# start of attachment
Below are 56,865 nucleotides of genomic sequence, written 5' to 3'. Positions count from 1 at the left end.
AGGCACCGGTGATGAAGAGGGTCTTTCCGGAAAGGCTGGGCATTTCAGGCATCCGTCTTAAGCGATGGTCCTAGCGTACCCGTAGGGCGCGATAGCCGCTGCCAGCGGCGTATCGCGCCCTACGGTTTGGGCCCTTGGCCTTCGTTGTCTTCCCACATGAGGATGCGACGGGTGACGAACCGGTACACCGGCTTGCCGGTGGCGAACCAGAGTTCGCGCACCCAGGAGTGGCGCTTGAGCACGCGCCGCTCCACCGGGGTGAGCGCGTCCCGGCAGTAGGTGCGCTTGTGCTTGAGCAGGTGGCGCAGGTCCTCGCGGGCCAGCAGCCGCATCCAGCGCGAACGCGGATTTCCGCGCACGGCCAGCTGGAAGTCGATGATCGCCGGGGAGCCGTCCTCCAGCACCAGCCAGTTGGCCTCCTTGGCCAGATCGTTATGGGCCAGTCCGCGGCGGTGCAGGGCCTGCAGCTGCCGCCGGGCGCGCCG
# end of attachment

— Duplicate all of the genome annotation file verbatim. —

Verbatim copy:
Below are 56,865 nucleotides of genomic sequence, written 5' to 3'. Positions count from 1 at the left end.
AGGCACCGGTGATGAAGAGGGTCTTTCCGGAAAGGCTGGGCATTTCAGGCATCCGTCTTAAGCGATGGTCCTAGCGTACCCGTAGGGCGCGATAGCCGCTGCCAGCGGCGTATCGCGCCCTACGGTTTGGGCCCTTGGCCTTCGTTGTCTTCCCACATGAGGATGCGACGGGTGACGAACCGGTACACCGGCTTGCCGGTGGCGAACCAGAGTTCGCGCACCCAGGAGTGGCGCTTGAGCACGCGCCGCTCCACCGGGGTGAGCGCGTCCCGGCAGTAGGTGCGCTTGTGCTTGAGCAGGTGGCGCAGGTCCTCGCGGGCCAGCAGCCGCATCCAGCGCGAACGCGGATTTCCGCGCACGGCCAGCTGGAAGTCGATGATCGCCGGGGAGCCGTCCTCCAGCACCAGCCAGTTGGCCTCCTTGGCCAGATCGTTATGGGCCAGTCCGCGGCGGTGCAGGGCCTGCAGCTGCCGCCGGGCGCGCCG